This is the story of parenting lessons learned during a long, grueling, exhausting and exasperating day. On this day, we were up and out of the house early and on our way to the doctor for both kids to undergo allergy testing. Not only did this mean they’d both receive numerous needle pokes and having blood drawn, but it meant we’d be in the car for five-plus hours for the trip there and back. (Yes, we live in the middle of nowhere. It might not even be on the map.) A rough day for anyone, made doubly so by my children’s special needs.
Our daughter has SPD, or sensory processing disorder. Our son has high-functioning autism or Asperger’s syndrome, as well as obsessive-compulsive disorder and severe anxiety. Anything that throws off our routine is the devil to us; needles and long car rides send us spiraling into oblivion.
So I could tell you the whole story of how the day went, but that would take an inordinate amount of time, which none of us have. Instead, I will relay the highlights/lowlights of the day in the form of this countdown. I call it “Top Five Things Parents Should Do When They Don’t Know What to Do.” Enjoy.
5. Deep Breathing
If you don’t know how or what this means, I advise you to invest in a yoga DVD or check out a deep breathing technique video on YouTube. Real life example of the merits of this technique: My daughter who has SPD despises car seat buckles. Every time we got into the car yesterday (a total of three or four times), I was forced to buckle a shrieking, kicking, stiff-as-a-board, spitting, purple-in-the-face toddler into her car seat. She spilled our drink from lunch. She threw sour candy all over my husband’s immaculate car. Did I mention how immaculate my husband’s car was?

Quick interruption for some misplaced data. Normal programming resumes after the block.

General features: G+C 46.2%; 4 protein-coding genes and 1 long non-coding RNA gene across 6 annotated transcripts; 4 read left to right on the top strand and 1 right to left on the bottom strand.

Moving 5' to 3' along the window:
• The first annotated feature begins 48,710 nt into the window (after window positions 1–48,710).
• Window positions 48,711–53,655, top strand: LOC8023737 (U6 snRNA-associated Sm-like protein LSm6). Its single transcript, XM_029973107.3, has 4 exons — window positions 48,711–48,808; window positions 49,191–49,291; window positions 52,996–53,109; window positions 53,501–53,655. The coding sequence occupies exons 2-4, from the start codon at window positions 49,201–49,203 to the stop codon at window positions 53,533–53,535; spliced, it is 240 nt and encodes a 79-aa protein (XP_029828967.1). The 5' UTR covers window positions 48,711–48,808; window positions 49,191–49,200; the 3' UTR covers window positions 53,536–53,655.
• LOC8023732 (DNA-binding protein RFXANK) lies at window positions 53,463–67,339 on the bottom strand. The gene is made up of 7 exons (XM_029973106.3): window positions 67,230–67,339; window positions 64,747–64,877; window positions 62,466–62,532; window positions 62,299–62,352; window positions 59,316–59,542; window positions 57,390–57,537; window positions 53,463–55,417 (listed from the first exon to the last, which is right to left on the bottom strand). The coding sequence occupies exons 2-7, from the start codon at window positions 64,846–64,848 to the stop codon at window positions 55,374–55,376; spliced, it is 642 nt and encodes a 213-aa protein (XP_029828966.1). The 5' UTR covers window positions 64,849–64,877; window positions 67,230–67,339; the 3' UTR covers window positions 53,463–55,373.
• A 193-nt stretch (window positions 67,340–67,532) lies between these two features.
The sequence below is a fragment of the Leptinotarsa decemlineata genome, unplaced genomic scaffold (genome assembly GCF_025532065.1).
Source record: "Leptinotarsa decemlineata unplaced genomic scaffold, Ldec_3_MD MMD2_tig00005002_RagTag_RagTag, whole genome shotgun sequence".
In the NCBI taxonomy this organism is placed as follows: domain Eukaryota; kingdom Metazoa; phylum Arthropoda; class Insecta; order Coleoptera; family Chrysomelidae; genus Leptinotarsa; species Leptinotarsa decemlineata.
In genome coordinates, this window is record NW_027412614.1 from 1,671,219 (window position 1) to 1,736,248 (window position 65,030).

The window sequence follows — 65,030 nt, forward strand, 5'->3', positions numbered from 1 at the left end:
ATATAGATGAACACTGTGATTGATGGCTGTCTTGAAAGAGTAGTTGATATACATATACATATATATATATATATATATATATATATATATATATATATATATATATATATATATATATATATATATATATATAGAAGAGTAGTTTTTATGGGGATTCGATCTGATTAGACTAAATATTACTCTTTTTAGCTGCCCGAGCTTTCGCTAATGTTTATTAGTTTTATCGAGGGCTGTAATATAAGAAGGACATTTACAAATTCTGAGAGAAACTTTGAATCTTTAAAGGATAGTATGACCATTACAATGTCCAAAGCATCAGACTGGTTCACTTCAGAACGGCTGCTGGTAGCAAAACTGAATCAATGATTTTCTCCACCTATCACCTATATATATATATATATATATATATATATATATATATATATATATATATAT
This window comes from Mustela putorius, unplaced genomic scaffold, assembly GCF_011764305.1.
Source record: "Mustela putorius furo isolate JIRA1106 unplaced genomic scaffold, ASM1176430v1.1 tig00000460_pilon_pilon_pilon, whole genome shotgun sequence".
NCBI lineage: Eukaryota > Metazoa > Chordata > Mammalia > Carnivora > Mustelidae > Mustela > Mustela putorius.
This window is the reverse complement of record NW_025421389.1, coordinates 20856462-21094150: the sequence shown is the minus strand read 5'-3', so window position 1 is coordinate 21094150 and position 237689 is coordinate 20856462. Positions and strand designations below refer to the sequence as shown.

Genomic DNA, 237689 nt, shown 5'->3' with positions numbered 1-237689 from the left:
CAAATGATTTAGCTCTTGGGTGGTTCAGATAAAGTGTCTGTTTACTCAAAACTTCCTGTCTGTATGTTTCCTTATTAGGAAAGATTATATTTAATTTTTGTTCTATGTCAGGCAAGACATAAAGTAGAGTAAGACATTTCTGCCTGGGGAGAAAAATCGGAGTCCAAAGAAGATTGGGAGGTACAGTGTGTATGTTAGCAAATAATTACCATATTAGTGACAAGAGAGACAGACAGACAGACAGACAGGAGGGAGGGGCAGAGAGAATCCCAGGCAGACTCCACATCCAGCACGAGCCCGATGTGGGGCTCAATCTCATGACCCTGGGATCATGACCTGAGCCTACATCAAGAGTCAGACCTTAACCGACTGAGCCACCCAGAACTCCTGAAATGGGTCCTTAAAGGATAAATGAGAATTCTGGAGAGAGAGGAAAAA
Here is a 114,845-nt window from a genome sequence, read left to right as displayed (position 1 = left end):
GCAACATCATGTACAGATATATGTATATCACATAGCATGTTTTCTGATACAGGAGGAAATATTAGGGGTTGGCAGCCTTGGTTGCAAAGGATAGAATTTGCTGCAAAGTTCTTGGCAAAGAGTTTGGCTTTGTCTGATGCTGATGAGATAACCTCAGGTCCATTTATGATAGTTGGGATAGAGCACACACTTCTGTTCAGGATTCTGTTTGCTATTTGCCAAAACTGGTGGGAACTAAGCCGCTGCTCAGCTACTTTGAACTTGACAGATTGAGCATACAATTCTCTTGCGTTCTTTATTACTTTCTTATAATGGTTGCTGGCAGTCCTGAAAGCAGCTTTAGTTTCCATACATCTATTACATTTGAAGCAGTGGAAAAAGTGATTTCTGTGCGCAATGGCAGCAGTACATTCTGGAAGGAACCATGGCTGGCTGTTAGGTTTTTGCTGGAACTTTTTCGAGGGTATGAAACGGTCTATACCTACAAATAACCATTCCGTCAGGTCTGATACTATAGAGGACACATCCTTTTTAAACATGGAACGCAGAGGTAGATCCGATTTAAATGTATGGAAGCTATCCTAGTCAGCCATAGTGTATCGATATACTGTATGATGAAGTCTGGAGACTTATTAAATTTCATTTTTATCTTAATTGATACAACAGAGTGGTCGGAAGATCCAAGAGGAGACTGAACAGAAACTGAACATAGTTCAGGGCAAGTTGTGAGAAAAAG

Cue deep breathing. It took some long, deep breaths to calm myself enough to get her back into that seat. No amount of reasoning was to be had. I tried every trick in my book (as well as several pages borrowed from other mothers and our therapists) to convince her. In the end, it came down to my upper body strength and some long inhales through the nose. We both lived and rode all five-plus hours safely buckled into our seats.
4. Calm Yourself First
If you’ve ever flown with a small child, the flight attendants tell you to put on your oxygen mask before you put one on your child. It goes against parental nature, but the logic is, you can’t help your child if you die from lack of oxygen in the attempt. Same reasoning applies here. If you’re freaking out, chances are, so will your kid. Calm yourself before you attempt to calm your child. No amount of “calming” words or gestures given by an adult on the edge of a breakdown/meltdown are going to help a child on the edge of the same.
Learn by this example of what not to do: After the initial round of needle pokes, the doctor decided my son (the hypersensitive, sensory-avoiding one) would need additional inter-dermal allergy testing. That meant more needles and bigger needles. When the nurse came in with a tray loaded with eight large syringes, I literally gasped out loud. Bad idea. My son heard that gasp loud and clear and nothing I could say or do was going to make him forget it. Ever heard the term “autistic meltdown?” Insert one here. It took two of us to hold him down so they could finish.
To top that off, they had to re-test one more time for an allergen he was especially allergic to. I was out of the room with my daughter for this one. My son didn’t flinch this time. He calmly sat in his aunt’s lap and let the nurse insert the needle under his skin without ever making a noise. (Did I mention I brought an entourage to this appointment to help if needed? I did.) Moral of the story: Keep Calm and Parent On. Literally.
3. Take Cues From Your Kids